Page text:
(PHILADELPHIA) — Two days after the candidacy of Bernie Sanders officially came to an end, supporters of the Vermont senator made their displeasure known on the final night of the Democratic National Convention — holding up signs saying “liar” and chanting “no more war” during speeches.
Across the Wells Fargo Center, many Sanders’ delegates also wore neon yellow, glow-in-the-dark t-shirts with the words, “Enough is Enough” written on them.
However, Sanders delegates received a text message from the Sanders organization asking them to be respectful throughout the evening.
“On Monday when Bernie gave his speech to the Democratic Convention, Secretary Clinton’s campaign asked her supporters to be respectful and they were. As a courtesy to Bernie, our campaign would greatly appreciate it if you would extend the same respect during Secretary Clinton’s speech,” read the text.
Despite the message, the delegation from California unfurled a large banner that said “Wikileaks” — in reference to the Democratic National Committee email leak scandal — during a video introduction of Clinton, and many Sanders supporters were spotted in their seats as the rest of the arena rose to greet the candidate as she emerged on stage.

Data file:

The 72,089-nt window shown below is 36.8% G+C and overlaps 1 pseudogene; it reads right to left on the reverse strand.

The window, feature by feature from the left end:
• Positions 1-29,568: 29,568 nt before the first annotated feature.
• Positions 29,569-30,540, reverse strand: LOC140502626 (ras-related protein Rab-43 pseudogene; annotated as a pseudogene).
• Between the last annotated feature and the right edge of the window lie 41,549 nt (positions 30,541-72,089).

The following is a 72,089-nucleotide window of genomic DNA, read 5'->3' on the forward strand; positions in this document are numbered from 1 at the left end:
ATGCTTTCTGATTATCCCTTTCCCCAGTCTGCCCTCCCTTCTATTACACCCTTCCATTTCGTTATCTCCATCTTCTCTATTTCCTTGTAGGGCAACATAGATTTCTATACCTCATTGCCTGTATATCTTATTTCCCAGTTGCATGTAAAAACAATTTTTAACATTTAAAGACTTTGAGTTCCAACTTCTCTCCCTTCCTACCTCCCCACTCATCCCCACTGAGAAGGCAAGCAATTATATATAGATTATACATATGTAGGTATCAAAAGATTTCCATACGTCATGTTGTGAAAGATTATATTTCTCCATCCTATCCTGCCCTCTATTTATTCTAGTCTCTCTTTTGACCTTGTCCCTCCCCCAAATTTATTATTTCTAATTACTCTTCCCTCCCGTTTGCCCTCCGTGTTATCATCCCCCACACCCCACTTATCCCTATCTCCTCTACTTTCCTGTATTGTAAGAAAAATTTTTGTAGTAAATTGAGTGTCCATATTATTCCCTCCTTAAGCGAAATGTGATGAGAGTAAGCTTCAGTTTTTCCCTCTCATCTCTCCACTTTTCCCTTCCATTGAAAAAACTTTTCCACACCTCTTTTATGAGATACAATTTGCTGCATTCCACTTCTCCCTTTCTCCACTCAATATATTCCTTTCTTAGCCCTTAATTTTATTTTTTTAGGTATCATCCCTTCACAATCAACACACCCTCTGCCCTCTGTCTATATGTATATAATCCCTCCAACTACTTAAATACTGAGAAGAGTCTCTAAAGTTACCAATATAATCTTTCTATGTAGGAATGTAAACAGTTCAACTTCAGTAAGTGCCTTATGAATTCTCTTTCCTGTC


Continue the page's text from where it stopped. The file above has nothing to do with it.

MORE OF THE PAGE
During Clinton’s speech, there was sporadic shouting from the crowd that was quickly drowned out by chants of “Hillary.”
A few delegates in the California section yelled, “Jill not Hill,” in support of Green Party candidate Jill Stein, while others chose to walk out.
“I am no longer a member of the Democratic Party,” said Victoria Bard, of Longmont, Colorado (sporting a tie-dye headband and carrying a Jill Stein sign). She, along with half a dozen members of various delegations, walked out Thursday night citing disturbances with Clinton delegates and party staff.
Several Colorado delegates told ABC News prior to the speech that they had no plans to walk out, protest or heckle Clinton during her address Thursday evening. Instead, they wore the t-shirts as a sign of protest against the DNC and solidarity for Sanders.
Cleo Dioletis, 69, told ABC News that the t-shirt wearers were alerted that their credentials would be pulled from the delegation if they showed any “disrespect.”
Another Colorado delegate, Tommy Hamrick called the t-shirts a “visual representation” of their support for Sanders, adding it was a message to the press the party is not united.
“It’s to give the media a visual of what’s in the room,” Hamrick said, adding that the shirts are also a “celebration” of “how close [Sanders] got to the nomination.”
In the California delegation, several Sanders backers altered signs distributed by convention staff that say “Hillary,” changing them to read, “Liar.” A number of Californians also held signs directed at Clinton that said “Walk the walk.”
Shawn Orgel-Olson, a delegate from Santa Cruz, said that the delegation met Thursday morning and decided their only interruptions Thursday would be “issues focused” and that they would only heckle if a speaker brings up an issue they disagreed with.
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